The Pork Checkoff hosted a news media conference call following the USDA's Quarterly Hogs and Pigs Report on Friday, Sept. 27. This quarterly teleconference featured three distinguished agricultural economists and their reactions to the report. The report surprised the trade, and is expected to result in a limit lower trade Monday at the CME Group in Chicago, Illinois.
You may listen to the teleconference using the link on this page.
The panel included...
* Dr. Lee Shulz, Extension Livestock Economist, Iowa State University
* Len Steiner, President, Steiner Consulting Group, Manchester, N.H.
* Dan Vaught, Economist, Doane Advisory Service, St. Louis, Mo.
The National Pork Board has responsibility for Checkoff-funded research, promotion and consumer information projects and for communicating with pork producers and the public. Through a legislative national Pork Checkoff, pork producers invest $0.40 for each $100 value of hogs sold. Importers of pork products contribute a like amount, based on a formula. The Pork Checkoff funds national and state programs in advertising, consumer information, retail and foodservice marketing, export market promotion, production improvement, technology, swine health, pork safety and environmental management. For information on Checkoff-funded programs, pork producers can call the Pork Checkoff Service Center at (800) 456-7675 or check the Internet at www.pork.org.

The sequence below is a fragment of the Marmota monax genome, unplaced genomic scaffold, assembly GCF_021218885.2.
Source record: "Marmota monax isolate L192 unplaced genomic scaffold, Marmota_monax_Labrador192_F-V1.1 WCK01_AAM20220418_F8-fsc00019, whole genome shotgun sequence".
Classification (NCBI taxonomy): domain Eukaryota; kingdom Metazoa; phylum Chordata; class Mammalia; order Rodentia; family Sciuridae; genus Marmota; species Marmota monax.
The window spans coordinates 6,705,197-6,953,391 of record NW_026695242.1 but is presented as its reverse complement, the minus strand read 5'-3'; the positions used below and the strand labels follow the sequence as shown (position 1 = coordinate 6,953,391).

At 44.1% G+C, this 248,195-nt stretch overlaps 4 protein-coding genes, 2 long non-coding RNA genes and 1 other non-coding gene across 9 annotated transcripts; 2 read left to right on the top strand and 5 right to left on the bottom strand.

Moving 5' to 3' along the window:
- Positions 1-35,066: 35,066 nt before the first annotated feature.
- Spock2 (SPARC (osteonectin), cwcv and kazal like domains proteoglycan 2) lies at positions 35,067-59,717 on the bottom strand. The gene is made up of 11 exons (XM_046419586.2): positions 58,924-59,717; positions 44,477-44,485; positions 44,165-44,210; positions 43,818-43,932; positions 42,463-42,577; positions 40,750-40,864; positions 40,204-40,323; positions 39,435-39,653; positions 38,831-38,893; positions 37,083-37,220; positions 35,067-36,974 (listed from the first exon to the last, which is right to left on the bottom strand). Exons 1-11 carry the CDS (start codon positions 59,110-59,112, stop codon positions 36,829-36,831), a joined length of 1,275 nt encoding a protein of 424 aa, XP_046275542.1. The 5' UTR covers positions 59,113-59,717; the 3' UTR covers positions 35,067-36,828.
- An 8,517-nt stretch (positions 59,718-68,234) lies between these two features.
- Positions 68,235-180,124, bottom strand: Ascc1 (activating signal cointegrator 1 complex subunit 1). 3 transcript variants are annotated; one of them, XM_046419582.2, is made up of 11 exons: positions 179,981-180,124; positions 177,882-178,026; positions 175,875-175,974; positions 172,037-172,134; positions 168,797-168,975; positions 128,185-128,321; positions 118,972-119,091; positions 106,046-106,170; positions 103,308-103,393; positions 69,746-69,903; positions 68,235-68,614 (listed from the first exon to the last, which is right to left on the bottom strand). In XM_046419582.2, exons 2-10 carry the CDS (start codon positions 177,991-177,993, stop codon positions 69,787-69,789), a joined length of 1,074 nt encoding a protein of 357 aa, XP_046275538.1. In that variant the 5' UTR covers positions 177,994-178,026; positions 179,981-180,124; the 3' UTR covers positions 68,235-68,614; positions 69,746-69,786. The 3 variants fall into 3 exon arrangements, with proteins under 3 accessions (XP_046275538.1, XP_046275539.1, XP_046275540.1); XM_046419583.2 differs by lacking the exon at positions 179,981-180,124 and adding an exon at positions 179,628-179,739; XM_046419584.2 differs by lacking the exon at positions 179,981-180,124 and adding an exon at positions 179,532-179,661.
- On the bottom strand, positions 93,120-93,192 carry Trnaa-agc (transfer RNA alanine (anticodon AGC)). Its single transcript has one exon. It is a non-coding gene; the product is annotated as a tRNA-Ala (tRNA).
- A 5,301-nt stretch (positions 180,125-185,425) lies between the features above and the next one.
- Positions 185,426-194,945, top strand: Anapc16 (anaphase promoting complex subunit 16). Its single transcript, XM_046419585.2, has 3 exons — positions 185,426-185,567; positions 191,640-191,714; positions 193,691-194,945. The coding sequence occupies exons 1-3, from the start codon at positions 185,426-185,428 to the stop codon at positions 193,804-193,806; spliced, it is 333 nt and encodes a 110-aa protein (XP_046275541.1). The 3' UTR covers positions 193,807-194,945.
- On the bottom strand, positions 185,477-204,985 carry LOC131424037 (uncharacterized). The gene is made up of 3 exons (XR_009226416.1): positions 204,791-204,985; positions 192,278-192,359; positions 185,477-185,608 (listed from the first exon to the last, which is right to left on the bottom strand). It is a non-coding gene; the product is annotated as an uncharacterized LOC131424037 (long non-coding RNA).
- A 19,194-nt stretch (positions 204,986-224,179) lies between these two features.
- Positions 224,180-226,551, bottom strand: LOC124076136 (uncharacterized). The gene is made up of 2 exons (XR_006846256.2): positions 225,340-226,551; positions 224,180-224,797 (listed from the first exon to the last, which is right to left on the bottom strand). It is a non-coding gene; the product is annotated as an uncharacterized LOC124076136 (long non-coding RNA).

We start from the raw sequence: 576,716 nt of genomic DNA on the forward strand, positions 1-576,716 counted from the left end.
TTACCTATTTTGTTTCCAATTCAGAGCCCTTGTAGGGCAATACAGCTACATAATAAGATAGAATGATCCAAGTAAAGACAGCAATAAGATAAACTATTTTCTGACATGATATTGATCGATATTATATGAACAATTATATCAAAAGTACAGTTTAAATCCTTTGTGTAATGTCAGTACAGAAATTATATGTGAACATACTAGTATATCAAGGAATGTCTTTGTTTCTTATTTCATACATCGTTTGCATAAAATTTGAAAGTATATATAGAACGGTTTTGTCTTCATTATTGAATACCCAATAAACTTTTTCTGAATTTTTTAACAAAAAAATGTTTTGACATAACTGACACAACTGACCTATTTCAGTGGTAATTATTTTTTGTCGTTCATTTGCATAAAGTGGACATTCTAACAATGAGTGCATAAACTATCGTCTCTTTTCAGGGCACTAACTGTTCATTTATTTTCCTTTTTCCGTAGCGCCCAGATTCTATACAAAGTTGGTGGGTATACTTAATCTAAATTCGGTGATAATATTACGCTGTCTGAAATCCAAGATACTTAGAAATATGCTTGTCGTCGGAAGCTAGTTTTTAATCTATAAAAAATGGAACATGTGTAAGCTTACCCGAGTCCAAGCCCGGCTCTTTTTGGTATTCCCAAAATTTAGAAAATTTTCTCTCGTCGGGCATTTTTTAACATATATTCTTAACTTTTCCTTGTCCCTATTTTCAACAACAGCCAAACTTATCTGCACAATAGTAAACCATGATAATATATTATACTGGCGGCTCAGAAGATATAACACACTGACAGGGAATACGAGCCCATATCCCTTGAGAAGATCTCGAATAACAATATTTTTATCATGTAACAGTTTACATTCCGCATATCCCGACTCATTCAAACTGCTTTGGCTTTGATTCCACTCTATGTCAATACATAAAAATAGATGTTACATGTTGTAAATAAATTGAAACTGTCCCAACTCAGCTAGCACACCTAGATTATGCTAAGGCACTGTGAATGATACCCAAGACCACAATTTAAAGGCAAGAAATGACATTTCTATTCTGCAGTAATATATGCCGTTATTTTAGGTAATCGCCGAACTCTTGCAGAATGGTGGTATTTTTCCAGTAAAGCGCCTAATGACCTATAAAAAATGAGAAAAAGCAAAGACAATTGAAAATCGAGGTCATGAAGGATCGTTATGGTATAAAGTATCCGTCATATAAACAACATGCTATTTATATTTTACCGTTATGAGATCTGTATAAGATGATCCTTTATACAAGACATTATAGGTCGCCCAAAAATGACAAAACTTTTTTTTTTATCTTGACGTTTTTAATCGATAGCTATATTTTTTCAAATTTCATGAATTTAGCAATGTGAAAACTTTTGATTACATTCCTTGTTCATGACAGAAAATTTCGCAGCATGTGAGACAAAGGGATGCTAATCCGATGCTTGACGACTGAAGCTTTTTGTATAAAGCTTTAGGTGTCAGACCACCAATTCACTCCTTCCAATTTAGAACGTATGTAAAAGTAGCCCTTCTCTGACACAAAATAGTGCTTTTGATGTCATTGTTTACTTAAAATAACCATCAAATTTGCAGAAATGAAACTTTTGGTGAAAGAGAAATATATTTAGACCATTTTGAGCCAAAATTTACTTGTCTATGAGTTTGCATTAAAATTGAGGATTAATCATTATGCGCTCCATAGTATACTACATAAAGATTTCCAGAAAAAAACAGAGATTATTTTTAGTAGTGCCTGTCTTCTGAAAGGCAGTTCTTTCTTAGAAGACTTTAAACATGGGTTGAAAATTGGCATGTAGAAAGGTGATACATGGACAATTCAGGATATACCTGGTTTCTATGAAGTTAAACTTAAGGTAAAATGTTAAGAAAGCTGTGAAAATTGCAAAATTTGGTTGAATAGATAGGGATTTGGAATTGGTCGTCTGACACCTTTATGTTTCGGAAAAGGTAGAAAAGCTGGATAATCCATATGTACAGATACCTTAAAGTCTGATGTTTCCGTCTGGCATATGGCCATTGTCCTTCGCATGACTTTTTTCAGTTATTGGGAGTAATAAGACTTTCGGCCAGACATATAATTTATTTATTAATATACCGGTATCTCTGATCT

The National Agricultural Statistical Service or NASS projects the 2013 yields for the state of Illinois are 165 bushels per acre for corn and 47 bushels per acre for soybeans, giving a corn-to-soybean yield ratio of 3.51 (3.51 = 165 bushel corn yield / 47 bushel soybean yield). This 3.51 ratio in 2013 is much higher than ratios between 2010 and 2012, but below the ratio’s average from 2000 to 2009 says University of Illinois Extension Farm Management Specialist Gary Schnitkey.
The corn-to-soybean yield ratio has trended up over time in the state of Illinois. It averaged 3.12 during the 1970s, 3.16 during the 1980s, and 3.18 during the 1990s.